Music for TV Dinners is a compilation of music composed by artists working for KPM, a British firm that developed a niche for providing music scores for commercial and industrial films during the 1950’s and 1960’s.
“These sixteen production library compositions, used variously in educational shorts, commercials, television shows and feature films, constitute some of the most invisible, yet best remembered, musical melodies in American culture. Even stranger is that most of this music was produced by the British KPM company. Further examples (including EMI and Pye’s contributions to the canon) can be found on UK anthologies such as “The Sound Gallery” and “The Sound Spectrum.” The collected composers and arrangers construct brilliantly memorable productions whose purpose is to serve as musical beds beneath narration or to signal mood and plot shifts in films and television programs.
Though not designed as firmly for the background as true Muzak [tm], there is still an unnerving contextual shift in compiling these tracks for foreground listening. Though originally used in more subliminal contexts, these tunes have been drawn on in recent years as a simple way to evoke nostalgic moods, with or without irony in mind. In addition to appearances on boomer throwbacks like Nick at Night and Ren & Stimpy, these titles also appear in films like “The Hudsucker Proxy” and “Natural Born Killers.” The most recognizable tune (at least, for 1960’s television viewers) will be Wilfred Burns’ “Stop Gap,” which served as the theme to “Truth or Consequences.” You can’t help but feel that Bob Barker will step out in front of the curtain at any moment.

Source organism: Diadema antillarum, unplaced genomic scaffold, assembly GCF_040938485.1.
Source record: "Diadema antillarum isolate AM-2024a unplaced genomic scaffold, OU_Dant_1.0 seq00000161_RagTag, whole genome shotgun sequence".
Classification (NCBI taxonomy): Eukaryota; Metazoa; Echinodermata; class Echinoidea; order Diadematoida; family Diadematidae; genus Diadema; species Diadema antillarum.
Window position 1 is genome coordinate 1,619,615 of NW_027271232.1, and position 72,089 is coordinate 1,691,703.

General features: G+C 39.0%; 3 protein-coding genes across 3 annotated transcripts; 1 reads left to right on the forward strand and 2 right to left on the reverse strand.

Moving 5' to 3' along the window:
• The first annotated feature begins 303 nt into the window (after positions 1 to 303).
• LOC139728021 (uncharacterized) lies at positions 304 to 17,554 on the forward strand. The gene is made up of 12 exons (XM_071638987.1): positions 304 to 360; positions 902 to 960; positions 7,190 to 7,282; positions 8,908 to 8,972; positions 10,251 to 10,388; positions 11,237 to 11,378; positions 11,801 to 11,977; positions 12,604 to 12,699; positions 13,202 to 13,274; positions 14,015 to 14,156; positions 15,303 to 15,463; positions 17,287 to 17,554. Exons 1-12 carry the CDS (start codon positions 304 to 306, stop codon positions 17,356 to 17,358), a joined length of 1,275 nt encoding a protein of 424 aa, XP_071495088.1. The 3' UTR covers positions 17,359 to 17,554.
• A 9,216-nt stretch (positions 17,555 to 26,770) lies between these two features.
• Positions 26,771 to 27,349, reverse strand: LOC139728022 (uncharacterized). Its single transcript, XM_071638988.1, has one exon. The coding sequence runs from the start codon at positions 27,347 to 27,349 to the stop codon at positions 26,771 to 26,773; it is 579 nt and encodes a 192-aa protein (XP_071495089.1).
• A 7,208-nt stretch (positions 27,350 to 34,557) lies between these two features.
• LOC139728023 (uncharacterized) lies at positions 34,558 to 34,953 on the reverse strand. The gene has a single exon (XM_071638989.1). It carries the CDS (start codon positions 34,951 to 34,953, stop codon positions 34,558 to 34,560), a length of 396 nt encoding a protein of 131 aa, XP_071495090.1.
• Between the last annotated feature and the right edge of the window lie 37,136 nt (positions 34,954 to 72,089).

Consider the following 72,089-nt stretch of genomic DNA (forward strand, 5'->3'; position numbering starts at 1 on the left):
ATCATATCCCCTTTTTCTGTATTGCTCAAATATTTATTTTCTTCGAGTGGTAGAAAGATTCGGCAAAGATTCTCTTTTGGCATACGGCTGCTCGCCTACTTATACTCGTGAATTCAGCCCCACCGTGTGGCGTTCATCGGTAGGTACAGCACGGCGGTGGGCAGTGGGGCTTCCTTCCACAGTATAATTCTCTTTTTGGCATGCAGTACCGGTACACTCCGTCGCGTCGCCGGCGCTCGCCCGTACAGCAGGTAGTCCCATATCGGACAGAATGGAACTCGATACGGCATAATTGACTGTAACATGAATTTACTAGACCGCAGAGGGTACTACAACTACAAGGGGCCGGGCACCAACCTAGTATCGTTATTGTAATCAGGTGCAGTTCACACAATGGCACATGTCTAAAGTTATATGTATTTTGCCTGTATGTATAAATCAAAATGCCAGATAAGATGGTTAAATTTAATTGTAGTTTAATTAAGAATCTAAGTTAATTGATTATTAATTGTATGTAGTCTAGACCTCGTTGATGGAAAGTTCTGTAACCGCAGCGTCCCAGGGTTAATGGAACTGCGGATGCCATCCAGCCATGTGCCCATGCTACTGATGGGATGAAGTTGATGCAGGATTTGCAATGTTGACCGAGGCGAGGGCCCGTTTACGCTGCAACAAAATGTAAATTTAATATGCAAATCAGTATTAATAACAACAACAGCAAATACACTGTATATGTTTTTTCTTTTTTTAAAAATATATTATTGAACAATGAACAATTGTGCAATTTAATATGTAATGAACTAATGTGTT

As calculated as this music may be, its composition, arrangement and performance hold tremendous charms. This is more mood music than easy listening, in that its purpose is to attract your attention and shape your experience, rather than provide any sort of sedation. Many of the musical cues will haunt you with inscrutably faint memories of products like Vaseline Intensive Care Lotion and Midol. This is an excellent volume for listening or for adding unique musical cues to your home video.”
“For, ahem, more mature listeners such as myself, the tunes will absolutely remind you of your childhood shopping trips to Sears/JC Penneys to buy school clothes, and of the game shows on the old black-and-white teevee. The tunes are perfect for vacuuming/ironing/washing dishes to.”
“Better Title: Music For Happy Shoppers!”
“Wrap my World in Foil and Heat It Up”
“Yeah, Baby, Yeah!”